This blog has moved on from its original goal of blogging about Exchange to now blogging about movies, thoughts, and whatever techie thing I am currently working on. It began as a outlet I could (hopefully) use to explain things to others. But it has moved to being a personal notebook and bookmarks store – most of my posts are like notes to future self, posts I can refer to to refresh myself on something I may have forgotten or just look up some command or code snippet that I used to solve a particular task. Added to that most of my posts have links to other blogs and articles – links that do a much better job of explaining the concepts – so I can refer to these links too rather than search through my bookmarks. In that sense both the topics and style/ purpose of this blog has evolved from its beginnings. Not that I am complaining – I like where it’s heading to!
Anyways, just thought I must put up a post marking this day. And write a paragraph or two in case it helps anyone else who is on the fence regarding starting a blog. My suggestion would be to just get something started. It’s a good way for the world and yourself to know what you have been up to. Sure there’s tons of excellent blogs out there so it might seem like you have nothing new to add to the pool – and while you may be correct in thinking that, I’d say it’s still a good idea to put your thoughts too out there. Maybe your way of explaining will make better sense to people. Maybe in the process of blogging about what you are learning/ doing you will get a better understanding yourself. Who knows! Give it a shot, and then back off if you have to. This blog too for instance has many weeks when I barely post anything – because I am not doing anything or I am not in the mood to write – and then I think of shutting it down for good. But usually I hold off, and that works out well because when I am back to doing something or I am in the mood to write I have a place to put it down. And then on a day like today when I look back at the posts I made over the past two years I get a kick out of it – wow I have actually worked on and done a lot of things! Who knew!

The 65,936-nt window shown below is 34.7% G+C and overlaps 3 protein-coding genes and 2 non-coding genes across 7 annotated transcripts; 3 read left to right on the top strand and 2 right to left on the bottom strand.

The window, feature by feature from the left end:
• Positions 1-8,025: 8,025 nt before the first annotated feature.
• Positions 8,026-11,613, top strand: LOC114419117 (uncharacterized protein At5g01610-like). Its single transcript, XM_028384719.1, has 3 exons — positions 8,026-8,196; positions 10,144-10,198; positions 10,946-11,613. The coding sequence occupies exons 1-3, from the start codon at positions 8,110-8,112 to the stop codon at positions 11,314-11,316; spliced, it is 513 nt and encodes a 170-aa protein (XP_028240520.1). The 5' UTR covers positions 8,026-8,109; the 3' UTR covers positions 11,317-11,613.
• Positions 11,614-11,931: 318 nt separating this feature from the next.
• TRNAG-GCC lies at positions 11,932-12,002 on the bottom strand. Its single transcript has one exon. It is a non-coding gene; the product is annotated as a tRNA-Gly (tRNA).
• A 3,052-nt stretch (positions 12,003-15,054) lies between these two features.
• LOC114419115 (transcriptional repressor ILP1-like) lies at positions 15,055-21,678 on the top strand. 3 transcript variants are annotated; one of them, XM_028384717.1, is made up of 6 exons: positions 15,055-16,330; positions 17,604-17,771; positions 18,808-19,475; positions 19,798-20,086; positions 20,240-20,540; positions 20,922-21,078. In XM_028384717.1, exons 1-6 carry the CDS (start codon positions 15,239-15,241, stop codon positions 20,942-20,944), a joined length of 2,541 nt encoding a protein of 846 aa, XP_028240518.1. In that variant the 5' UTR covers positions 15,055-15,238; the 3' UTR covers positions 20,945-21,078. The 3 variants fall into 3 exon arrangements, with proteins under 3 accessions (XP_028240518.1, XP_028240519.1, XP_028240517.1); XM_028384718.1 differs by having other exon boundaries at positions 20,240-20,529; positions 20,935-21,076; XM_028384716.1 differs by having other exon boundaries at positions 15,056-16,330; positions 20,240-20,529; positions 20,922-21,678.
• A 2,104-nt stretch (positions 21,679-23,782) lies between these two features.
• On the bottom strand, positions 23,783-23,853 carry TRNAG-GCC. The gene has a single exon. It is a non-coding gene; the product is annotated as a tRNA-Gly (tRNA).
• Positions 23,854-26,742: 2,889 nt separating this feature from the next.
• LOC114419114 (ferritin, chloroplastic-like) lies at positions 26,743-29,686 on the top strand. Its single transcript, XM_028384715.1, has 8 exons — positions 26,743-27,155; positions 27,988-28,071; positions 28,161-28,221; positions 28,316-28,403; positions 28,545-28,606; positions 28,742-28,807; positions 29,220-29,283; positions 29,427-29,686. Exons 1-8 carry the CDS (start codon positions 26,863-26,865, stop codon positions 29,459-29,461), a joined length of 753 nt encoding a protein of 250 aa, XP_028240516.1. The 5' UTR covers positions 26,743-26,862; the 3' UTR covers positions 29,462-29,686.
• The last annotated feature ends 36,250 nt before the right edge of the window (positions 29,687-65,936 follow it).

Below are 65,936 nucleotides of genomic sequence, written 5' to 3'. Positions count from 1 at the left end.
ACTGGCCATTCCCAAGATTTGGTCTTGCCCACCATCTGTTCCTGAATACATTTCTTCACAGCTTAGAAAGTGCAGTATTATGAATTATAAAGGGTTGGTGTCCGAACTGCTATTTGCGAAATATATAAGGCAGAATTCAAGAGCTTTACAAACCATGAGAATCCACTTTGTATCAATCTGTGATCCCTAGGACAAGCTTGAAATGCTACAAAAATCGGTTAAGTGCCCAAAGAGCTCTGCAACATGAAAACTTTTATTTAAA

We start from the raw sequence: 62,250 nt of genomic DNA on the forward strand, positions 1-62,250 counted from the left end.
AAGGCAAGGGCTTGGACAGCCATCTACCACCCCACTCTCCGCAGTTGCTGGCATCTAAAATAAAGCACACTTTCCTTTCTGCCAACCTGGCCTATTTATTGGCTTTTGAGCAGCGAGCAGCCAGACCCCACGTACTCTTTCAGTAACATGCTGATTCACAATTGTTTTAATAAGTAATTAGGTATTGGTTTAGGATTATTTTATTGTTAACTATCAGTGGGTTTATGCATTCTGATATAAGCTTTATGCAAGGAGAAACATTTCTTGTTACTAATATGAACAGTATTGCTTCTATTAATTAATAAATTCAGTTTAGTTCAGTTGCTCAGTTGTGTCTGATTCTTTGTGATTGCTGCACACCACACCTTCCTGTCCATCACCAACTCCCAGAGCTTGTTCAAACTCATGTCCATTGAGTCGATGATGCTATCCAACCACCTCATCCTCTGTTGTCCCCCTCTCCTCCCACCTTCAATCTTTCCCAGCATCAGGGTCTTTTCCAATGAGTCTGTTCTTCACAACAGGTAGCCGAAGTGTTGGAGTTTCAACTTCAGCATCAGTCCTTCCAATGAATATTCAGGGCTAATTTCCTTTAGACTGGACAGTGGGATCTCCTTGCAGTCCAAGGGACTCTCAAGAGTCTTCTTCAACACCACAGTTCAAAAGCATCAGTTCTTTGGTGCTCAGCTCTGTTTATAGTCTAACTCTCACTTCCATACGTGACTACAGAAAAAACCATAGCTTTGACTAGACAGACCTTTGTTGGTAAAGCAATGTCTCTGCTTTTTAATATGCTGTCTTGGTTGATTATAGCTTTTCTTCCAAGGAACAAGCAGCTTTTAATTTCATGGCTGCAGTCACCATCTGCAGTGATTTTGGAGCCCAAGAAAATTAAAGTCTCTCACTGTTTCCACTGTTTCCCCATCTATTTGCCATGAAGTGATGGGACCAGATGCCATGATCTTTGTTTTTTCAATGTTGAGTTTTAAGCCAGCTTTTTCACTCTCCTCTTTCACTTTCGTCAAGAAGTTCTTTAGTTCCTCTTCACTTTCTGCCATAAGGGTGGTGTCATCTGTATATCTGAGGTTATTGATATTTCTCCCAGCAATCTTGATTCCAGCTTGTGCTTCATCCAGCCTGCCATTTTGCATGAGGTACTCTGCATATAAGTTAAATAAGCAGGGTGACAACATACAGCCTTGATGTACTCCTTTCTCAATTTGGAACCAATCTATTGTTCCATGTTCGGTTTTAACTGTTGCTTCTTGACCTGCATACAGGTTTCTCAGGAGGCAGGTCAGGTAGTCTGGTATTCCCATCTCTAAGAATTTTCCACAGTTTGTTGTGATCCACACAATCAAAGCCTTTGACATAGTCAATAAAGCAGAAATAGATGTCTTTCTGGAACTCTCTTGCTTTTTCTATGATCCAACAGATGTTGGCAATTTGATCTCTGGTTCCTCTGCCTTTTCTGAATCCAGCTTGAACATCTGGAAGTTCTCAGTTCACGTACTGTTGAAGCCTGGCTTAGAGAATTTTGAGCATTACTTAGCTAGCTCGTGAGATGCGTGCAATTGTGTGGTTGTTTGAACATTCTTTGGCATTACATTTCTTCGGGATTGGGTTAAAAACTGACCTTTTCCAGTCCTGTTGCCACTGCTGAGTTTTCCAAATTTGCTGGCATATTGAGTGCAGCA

I guess I Blog, therefore I Am and that’s one good reason to keep blogging. For yourself.
Ever had this feeling that when you want to do one particular thing, a whole lot of other things keep coming into the picture leading you to other distracting paths?
For about a week now I’ve been meaning to write some posts about my Active Directory workshop. In a typical me fashion, I thought I’d set up some VMs and stuff on my laptop. This being a different laptop to my usual one, I thought of using Hyper-V. And then I thought why not use differencing VHDs to save space. And then I thought why not use a Gen 2 VM. Which doesn’t work so I went on a tangent reading about UEFI’s boot process and writing a blog post on that. Then I went into making an answer file to use while installing, went into refreshing myself on the PowerShell cmdlets I can use to do the initial configuring of Server Core 2012, made a little script to take care of that for multiple servers, and so on …
Finally I got around to installing a member server yesterday. Thought this would be easy – I know all the steps from before, just that I have to use a Server 2012 GUI WIM instead of a Core WIM. But nope! Now the
ReAgentC.exe command on my computer doesn’t work! It worked till about 3 days ago but has now suddenly stopped working – so irriting! Of course, I could skip the WinRE partition – not that I use it anyways! – or just use a Gen 1 VM, but that just isn’t me. I don’t like to give up or backtrack from a problem. Every one of these is a learning opportunity, because now I am reading about Component Based Servicing, the Windows Recovery Environment, and learning about new DISM cleanup options that I wasn’t even aware of. But the problem is one of balance. I can’t afford to lose myself too much in learning new things because I’ll soon lose sight of the original goal of making Active Directory related posts.
It’s exciting though! And this is what I like and dislike about embarking on a project like this (writing Active Directory related posts). I like stumbling upon new issues and learning new things and working through them; but I dislike having to be on guard so I don’t go too deep down the hole and lose sight of what I had set out to do.